The desire for retribution was huge. As the commander, to keep my own emotions in check, I had to order my officers, at a certain point, to stop showing me the mass graves.

We could not allow people to take justice into their own hands. We had to break the cycle of violence, and convert the urge for vengeance into a national program of unity and reconciliation.

But reconciliation itself comes with a cost, which is why it is often so difficult to achieve. Hundreds of thousands of people deserved to go to jail for life, or even be hanged, by any measure of justice. But we had to find a way to repair those people and make them part of society again. We abolished the death penalty.

We therefore had to ask the survivors of genocide for the impossible, in order to restore our nation. To swallow their anger and bitterness. To live together again with those who they had watched murder their loved ones, as their own children flourished.

I could not ask anything of the perpetrators. Only the survivors had something left to give: Their forgiveness.

We have turned the corner in Rwanda, but the same ideology that justified the genocide against the Tutsi is still alive and well in our region. And we see the same indifference from the wider world as in 1994. It is as if those expensive lessons are always lost, and we stare blindly, as the same type of situation builds up again and again.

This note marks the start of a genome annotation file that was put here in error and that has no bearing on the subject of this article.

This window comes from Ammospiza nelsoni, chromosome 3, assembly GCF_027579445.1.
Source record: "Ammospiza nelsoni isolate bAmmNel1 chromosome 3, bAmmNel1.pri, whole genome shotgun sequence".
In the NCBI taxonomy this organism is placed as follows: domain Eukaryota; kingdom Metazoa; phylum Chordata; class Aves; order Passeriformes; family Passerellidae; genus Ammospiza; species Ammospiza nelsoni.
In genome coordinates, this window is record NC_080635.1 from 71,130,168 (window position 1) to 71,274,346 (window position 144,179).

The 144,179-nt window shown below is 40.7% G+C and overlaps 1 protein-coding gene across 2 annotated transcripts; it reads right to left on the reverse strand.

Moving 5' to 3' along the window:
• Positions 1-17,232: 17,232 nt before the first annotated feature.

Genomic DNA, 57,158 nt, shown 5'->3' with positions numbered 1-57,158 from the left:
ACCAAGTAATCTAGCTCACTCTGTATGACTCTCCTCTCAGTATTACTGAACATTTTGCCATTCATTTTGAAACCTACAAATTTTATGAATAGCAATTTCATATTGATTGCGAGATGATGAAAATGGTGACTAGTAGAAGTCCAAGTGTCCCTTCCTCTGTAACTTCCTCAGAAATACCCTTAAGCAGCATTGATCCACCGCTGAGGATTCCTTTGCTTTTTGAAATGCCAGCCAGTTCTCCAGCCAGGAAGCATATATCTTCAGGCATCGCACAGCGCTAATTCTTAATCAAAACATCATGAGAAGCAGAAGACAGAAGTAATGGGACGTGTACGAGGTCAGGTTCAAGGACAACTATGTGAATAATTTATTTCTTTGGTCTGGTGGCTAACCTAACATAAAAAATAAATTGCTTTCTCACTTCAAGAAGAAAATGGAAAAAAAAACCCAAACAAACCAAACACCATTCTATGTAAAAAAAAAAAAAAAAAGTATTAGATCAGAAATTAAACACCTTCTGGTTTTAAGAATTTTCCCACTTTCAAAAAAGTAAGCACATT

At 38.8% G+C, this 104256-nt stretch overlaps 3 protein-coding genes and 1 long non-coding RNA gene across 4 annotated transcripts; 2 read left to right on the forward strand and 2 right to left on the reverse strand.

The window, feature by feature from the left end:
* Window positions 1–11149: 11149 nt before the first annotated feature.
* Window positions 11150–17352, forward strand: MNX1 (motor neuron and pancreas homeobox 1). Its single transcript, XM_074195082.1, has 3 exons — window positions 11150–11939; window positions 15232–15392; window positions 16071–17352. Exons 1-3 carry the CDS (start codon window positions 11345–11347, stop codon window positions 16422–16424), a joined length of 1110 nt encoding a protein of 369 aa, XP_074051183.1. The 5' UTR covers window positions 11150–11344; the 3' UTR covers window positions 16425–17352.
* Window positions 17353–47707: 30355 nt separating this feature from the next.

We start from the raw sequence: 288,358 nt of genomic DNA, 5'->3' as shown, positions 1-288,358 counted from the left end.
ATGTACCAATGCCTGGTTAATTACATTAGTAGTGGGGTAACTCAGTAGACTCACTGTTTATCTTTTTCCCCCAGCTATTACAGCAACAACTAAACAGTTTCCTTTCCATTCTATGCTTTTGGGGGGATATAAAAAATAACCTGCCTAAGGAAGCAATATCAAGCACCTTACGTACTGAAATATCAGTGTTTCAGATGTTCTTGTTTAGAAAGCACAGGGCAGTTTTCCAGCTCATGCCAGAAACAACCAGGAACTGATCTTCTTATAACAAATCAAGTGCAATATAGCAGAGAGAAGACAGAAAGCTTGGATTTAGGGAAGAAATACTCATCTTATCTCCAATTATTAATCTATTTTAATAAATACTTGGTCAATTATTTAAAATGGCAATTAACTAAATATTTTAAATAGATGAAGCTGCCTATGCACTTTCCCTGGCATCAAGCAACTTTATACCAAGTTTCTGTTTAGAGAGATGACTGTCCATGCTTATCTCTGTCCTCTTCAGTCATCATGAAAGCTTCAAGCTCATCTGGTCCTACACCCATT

Reconciliation is painful but necessary, and it requires humility and confidence in equal measure. Most importantly, it requires dedicated leadership, which reaches out to all elements of society.

Reconciliation is an act of faith, because it requires a leap of the imagination: A belief in the unseen, in a reality which all your senses tell you is impossible. It means envisioning a new nation, free of hatred and injustice, and turning that dream into flesh and spirit, day by day.

The function of leaders is to give people the trust to suspend disbelief, for as long as it takes to transform the mindsets of the next generation.

Throughout this period, I constantly questioned myself. As Rwandans, we doubted ourselves. And for the rest of the world, Rwanda became a metaphor for the worst side of human nature.

But Rwandans refused to be defined by that.

Leaders are there to absorb that pain and bear the weight of doubt, not to create more pain and use doubt as a weapon for political ends.

This is also the reason why faith leaders were key partners in our effort to rebuild after the genocide.

Reconciliation does not always mean resolution. In Rwanda, we do not all agree. The decision to forgive is ultimately a private act of each individual.

But reconciliation does mean that our society has committed itself to never again go back to that dark past, no matter what.

Healthy nations are those where we always strive to put the politics of unity and peace above all else, no matter how many times we fall short of that ideal.

Joseph, as you recall, was sold into slavery in Egypt by his brothers. But he rose to the pinnacle of Egyptian society, because of his integrity. As a result, he later found himself in a position to save Israel, including his brothers, from famine.

It is the practice of reconciliation, in matters large and small, which creates and recreates healthy nations, and turns strangers and enemies into a family of citizens.

That is Rwanda’s constant work, today and every day.

I thank you all so very much for listening.